Festivals – they’re quite a beast to be part of the core creative team of. I’m just off the back of my 3rd festival I’ve ever directed – New Wave: Sound for Vivid at Seymour 2014. This team develops plans about a year to 18 months in advance… for Bellingen Music Festival (an annual event taking place in September), we’re currently planning 2015 now… approximately 16 months advance. Some think this is too much advance, others think this is too little time to mount a decent event – well I say this depends on your experience and what you’re setting out to achieve.
You may wonder, what goes into planning the artistic content of a festival? I’m not sure what all the other festival directors in Australia do, but I’ll relate to how I approach it.
Like any project there has to be clear definitions of objectives, scope and resources from the outset. What is unclear, though, is exactly when the outset is. The artistic ideas may start germinating years in advance – I’d say decades but I’ve only been directing events for about 10 years; I’m sure as I get into my 30s, I’ll produce events from some of the sparks of ideas that I had once had in my early 20s. The ideas do not fall into place in a linear fashion – they all just sort of clump together like colliding asteroids… some of them stick together and the festival structure begins.
The initial components of the program form the conceptual point of origin for the rest of the events – they embody the values, objectives, scope, etc of the whole. These components could be, for example, a location (because there’s a venue partner), and a core ideal – like promoting new classical music. In the case of the Bellingen Music Festival this year the premise was tied to both the location as well as the idea of promoting music that stems from the western-classical tradition…. And a whole bunch of other values; giving opportunities to local young composers and performers, ensuring there is a workshop element for the youth orchestra, ensuring the local community feels involved. We are broadening the artistic scope next year to promote music stemming from the traditions of any culture. This idea originates from that there used to be a highly successful world music festival held in Bellingen every year. It was rained out 3 years in a row and hence discontinued. As I have very little experience in directing anything other than contemporary-classical/new-music/experimental, this development in artistic vision will be a welcomed challenge.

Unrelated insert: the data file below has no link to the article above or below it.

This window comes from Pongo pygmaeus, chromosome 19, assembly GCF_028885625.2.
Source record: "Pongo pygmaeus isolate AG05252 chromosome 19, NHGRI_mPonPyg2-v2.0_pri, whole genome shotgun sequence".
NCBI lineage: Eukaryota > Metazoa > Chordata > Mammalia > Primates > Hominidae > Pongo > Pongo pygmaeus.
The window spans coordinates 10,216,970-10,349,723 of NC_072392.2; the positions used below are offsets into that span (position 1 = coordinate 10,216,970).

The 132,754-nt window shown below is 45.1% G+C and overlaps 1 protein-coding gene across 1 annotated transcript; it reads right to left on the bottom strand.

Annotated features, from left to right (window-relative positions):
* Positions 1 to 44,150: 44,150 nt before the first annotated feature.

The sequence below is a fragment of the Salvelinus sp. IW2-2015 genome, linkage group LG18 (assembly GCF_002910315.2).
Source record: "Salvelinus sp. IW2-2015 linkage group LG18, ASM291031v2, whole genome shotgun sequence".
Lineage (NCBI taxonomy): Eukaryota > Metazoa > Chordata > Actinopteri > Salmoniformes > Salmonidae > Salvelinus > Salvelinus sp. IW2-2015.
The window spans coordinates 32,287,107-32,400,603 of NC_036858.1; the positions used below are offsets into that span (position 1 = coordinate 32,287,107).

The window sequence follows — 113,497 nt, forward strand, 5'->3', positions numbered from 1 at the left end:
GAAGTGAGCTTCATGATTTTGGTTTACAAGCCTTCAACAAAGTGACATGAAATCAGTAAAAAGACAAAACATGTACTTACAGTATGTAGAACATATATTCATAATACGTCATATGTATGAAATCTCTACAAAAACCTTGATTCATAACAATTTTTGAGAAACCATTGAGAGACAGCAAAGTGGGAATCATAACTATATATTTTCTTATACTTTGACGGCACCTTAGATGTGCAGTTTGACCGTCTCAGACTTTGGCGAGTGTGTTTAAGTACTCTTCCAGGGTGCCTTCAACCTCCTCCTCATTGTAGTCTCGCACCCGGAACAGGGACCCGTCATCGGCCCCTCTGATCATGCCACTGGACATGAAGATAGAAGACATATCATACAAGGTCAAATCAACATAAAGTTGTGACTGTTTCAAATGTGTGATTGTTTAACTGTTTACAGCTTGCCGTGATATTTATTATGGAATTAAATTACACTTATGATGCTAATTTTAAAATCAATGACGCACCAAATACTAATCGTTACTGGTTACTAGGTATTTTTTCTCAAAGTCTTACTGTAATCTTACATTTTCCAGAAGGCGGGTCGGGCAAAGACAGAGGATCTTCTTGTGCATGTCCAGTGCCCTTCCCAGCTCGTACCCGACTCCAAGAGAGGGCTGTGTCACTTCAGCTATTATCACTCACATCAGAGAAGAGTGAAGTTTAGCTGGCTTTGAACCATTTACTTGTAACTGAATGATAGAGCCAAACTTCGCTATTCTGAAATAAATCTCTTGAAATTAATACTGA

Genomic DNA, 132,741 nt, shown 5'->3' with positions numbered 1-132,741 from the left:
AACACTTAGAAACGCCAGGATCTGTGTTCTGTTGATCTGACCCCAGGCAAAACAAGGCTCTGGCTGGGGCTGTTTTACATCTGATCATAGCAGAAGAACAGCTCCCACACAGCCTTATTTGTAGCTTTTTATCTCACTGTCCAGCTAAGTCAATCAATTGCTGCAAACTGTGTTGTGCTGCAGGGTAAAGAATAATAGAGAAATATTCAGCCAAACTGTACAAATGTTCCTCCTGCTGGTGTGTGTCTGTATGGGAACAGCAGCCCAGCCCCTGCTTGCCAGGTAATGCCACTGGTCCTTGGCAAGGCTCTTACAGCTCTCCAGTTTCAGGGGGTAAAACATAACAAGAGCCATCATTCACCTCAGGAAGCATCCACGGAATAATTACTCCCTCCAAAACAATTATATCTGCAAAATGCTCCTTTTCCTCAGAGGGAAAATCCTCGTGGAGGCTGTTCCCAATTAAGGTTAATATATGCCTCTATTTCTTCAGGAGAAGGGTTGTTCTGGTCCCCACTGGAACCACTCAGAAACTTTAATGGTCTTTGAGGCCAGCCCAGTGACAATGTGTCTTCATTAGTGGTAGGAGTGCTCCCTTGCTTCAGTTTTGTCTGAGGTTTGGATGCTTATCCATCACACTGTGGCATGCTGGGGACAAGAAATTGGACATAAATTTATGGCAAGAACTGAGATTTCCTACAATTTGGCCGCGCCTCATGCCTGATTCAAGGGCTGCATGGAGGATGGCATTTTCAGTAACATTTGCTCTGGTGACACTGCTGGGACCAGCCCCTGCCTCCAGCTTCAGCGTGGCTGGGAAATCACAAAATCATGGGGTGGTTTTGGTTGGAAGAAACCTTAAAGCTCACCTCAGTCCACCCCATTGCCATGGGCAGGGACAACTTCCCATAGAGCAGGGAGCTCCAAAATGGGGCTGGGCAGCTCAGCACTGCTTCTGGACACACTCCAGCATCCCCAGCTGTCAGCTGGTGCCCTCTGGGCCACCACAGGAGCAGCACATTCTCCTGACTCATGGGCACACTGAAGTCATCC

These core ideas form the foundation, and we can then structure the festival/event in more detail. This stage is based on components like audience capacity, expectations, our own capacity. The New Wave: Sound program at the Seymour has a professional team behind it, whilst the Bellingen Music Festival team are enthusiastic volunteers (with a lifetime of experience, though not focusing on events or festivals as their main occupation). The Aurora Festival (when I was directing it) had a mixture of these two models.
One of the biggest considerations is financial capacity, which could be inherent in the organization or in the core idea itself. An idea that resonates with all the funding bodies, audiences and potential sponsors as well is, I would argue, more valuable than historical reputation.
With your own capacity as a team (or individual), and the capacity of the idea in mind, the scope can be figured out. How big is this going to be? I approach this as more of an art than a science – all the formulae you could type into an excel spreadsheet will not be able to take into account every component of the event. There is guesswork involved. It helps to have some experience though – which I draw from both consciously and subconsciously. I’ll be on my 4th festival this year (as an Artistic Director or Curator), but close to my 60th event.
A limited capacity team/event will be able to produce, despite the odds. A festival that sells only 100 tickets, can only attract one grant and perhaps one donor still has that income to play with. You’re looking at chamber music – nothing of a grand scale – emerging artists, non-professional venues, stereo sound system (if you’re using electronics). These events are the toughest because it also means there aren’t many people involved in the back end working in a professional capacity. It could be just 1 person who organizes everything; conducts the music, sets up and runs the electronics, sets out the chairs, collates and prints programs etc. This is a mountain of work for literally no financial reward.
A higher capacity team/event can be easier to work with as responsibilities are distributed amongst paid professionals and you can afford to pull off bigger ideas. The trick to getting this sort of gig is to somehow align personal, funding body, audience, sponsor, donor, and main stakeholder objectives in one clean swoop of an idea. I’m yet to do this, but this year at New Wave: Sound we got pretty close.
This whole process begins well in advance, and for me it begins without incentive, without money, without a team – piecing together these floating mounds of ideas as they meander through the space in the artistic director’s mind – constantly changing and refining as life is experienced. They become manifested into the real world by writing them down and sharing them. They become events and festivals when they’ve inspired enough of the right people to invest in its creation.